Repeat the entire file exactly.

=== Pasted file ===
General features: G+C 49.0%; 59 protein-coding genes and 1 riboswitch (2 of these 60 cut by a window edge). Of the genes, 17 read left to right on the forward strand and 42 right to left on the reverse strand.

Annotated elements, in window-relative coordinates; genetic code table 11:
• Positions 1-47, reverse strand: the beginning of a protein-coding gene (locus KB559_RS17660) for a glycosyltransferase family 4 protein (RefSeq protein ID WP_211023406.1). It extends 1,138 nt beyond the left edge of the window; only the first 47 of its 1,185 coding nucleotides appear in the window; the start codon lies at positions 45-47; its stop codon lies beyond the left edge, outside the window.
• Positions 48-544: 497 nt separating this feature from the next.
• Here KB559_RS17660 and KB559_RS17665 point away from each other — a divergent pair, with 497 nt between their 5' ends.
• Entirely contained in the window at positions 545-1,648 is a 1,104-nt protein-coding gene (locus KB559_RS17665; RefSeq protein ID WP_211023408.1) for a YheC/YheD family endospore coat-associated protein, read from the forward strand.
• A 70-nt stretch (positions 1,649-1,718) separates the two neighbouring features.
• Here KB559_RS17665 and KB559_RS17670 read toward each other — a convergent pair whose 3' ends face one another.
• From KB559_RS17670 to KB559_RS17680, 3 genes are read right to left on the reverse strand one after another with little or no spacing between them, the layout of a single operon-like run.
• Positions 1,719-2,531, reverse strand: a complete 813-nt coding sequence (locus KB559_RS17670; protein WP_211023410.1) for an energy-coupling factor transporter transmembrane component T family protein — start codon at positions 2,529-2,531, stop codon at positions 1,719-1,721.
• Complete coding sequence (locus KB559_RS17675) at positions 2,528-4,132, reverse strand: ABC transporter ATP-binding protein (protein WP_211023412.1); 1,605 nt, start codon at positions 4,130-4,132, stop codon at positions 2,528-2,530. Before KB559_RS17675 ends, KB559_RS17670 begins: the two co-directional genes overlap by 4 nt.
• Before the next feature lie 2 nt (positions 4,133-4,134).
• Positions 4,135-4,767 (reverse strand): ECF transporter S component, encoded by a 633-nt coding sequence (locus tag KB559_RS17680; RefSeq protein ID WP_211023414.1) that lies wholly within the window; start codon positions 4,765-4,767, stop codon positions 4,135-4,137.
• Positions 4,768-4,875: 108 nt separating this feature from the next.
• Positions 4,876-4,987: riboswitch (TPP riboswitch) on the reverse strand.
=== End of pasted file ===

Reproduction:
General features: G+C 49.0%; 59 protein-coding genes and 1 riboswitch (2 of these 60 cut by a window edge). Of the genes, 17 read left to right on the forward strand and 42 right to left on the reverse strand.

Annotated elements, in window-relative coordinates; genetic code table 11:
• Positions 1-47, reverse strand: the beginning of a protein-coding gene (locus KB559_RS17660) for a glycosyltransferase family 4 protein (RefSeq protein ID WP_211023406.1). It extends 1,138 nt beyond the left edge of the window; only the first 47 of its 1,185 coding nucleotides appear in the window; the start codon lies at positions 45-47; its stop codon lies beyond the left edge, outside the window.
• Positions 48-544: 497 nt separating this feature from the next.
• Here KB559_RS17660 and KB559_RS17665 point away from each other — a divergent pair, with 497 nt between their 5' ends.
• Entirely contained in the window at positions 545-1,648 is a 1,104-nt protein-coding gene (locus KB559_RS17665; RefSeq protein ID WP_211023408.1) for a YheC/YheD family endospore coat-associated protein, read from the forward strand.
• A 70-nt stretch (positions 1,649-1,718) separates the two neighbouring features.
• Here KB559_RS17665 and KB559_RS17670 read toward each other — a convergent pair whose 3' ends face one another.
• From KB559_RS17670 to KB559_RS17680, 3 genes are read right to left on the reverse strand one after another with little or no spacing between them, the layout of a single operon-like run.
• Positions 1,719-2,531, reverse strand: a complete 813-nt coding sequence (locus KB559_RS17670; protein WP_211023410.1) for an energy-coupling factor transporter transmembrane component T family protein — start codon at positions 2,529-2,531, stop codon at positions 1,719-1,721.
• Complete coding sequence (locus KB559_RS17675) at positions 2,528-4,132, reverse strand: ABC transporter ATP-binding protein (protein WP_211023412.1); 1,605 nt, start codon at positions 4,130-4,132, stop codon at positions 2,528-2,530. Before KB559_RS17675 ends, KB559_RS17670 begins: the two co-directional genes overlap by 4 nt.
• Before the next feature lie 2 nt (positions 4,133-4,134).
• Positions 4,135-4,767 (reverse strand): ECF transporter S component, encoded by a 633-nt coding sequence (locus tag KB559_RS17680; RefSeq protein ID WP_211023414.1) that lies wholly within the window; start codon positions 4,765-4,767, stop codon positions 4,135-4,137.
• Positions 4,768-4,875: 108 nt separating this feature from the next.
• Positions 4,876-4,987: riboswitch (TPP riboswitch) on the reverse strand.